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Recent surveys have revealed that there are close to 42,000 airports in the world, and many professionals in the aviation and aeronautical science industries are tasked with understanding both elementary and advanced concepts in airport functionality[1]. Airfields may be designated for public, private, and/or military use, and may house a number of support facilities such as fixed-base operators, management facilities, passenger terminals, and navigational aids. Many airports are designed with a complicated infrastructure that permits all of the airports users (such as airlines, passengers, and general aviation operators) to gainfully interact with the field's individual facilities.

This development-stage textbook is designed to allow the reader to understand a number of concepts fundamental to the workings of an airport, such as:

  • Airport Regulatory Bodies
  • Navigational Equipment and Use
  • Airport Ownership
    • The Distinction Between Public, Private, and Military Airports
  • Fixed-Base Operators and General Aviation Users
  • Passenger Terminals, Security, and Airline Users
  • Airport Markings
  • Air Traffic Control and Taxiway/Runway Use

Airport Regulatory BodiesEdit

InternationallyEdit

The International Civil Aviation Authority (ICAO), an agency of the United Nations, is responsible for establishing international aviation standards that are adopted by regional aeronautical syndicates. The ICAO's Annex 14 establishes regulations specific to aerodromes and heliports.

In the United StatesEdit

The Federal Aviation Administration (FAA) is responsible for the oversight of aviation activities in the United States, and the FARs−or Federal Aviation Regulations (comprising Title 14 of the Code of Federal Regulations) are largely adapted from ICAO recommendations. While Part 139 of the FARs, found in Subchapter G, outlines regulations regarding airport certification, Subchapter I is concerned entirely with rules surrounding airports.

Airport Ownership and Operational ResponsibilityEdit

Types of Airport OwnershipEdit

Airports can be owned by a number of different entities; the military, civil government bodies, privately owned corporations, and even individuals are examples of these. The owners of an airport are responsible for overseeing day-to-day operation of the field and ensuring compliance with the rules imposed on them by the regulatory body/bodies responsible for their governance. Regardless of the airport's owner, fields can be designated either for public or private use. In essence, a public use airport is accessible to all aircraft provided they comply with any rules the airport operators develop concerning operations at their field. Conversely, private-use airports are designated for specific people and companies, and may not be accessed (except in an emergency) without prior permission.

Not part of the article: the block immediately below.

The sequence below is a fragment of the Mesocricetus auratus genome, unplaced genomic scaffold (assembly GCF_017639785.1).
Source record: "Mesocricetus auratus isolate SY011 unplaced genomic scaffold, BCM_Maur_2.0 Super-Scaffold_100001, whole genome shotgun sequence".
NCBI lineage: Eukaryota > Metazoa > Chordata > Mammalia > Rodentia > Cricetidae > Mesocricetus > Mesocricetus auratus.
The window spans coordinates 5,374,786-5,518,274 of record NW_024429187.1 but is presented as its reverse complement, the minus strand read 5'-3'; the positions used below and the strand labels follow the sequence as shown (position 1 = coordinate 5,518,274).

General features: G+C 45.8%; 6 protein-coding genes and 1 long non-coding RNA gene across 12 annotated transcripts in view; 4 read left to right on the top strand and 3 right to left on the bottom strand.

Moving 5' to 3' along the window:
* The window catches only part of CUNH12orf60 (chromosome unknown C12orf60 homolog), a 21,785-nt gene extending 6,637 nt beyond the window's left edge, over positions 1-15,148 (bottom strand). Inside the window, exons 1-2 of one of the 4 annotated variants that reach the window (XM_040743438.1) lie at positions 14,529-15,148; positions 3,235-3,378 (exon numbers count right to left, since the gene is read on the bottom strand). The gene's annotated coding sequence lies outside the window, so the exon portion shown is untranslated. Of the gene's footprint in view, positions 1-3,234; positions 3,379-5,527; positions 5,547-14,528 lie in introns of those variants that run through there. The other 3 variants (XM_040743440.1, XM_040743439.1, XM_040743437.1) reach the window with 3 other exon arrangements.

Government Owned AirportsEdit

Government owned airports fall under the authority of a specific level of local government, such as the federal government, the state government, county government, or municipal government. Some larger areas delegate power over airports to the local port authority (The Port Authority of New York and New Jersey (PANYNJ), for example, has operational authority over LaGuardia Airport, Newark Liberty Airport, John F. Kennedy Airport, Stewart Airport, Teterboro Airport, and Atlantic City Airport). Other airports are run directly by the county or municipality in which they are located; Westchester County Airport and Santa Monica Municipal Airport are owned by the respective governmental authorities for which they are named. Military Airfields tend to be owned by the branch of service responsible for their management—the United States Air Force owns McGuire Field—a joint air force base in New Jersey. In some cases, airports designated for both military and civil use (such as Charleston Joint Base) are designated as shared use, and the military owns part of the airport while the civil government owns and operates the parts of the airport pertinent to civil flight, such as passenger terminals.

ReferencesEdit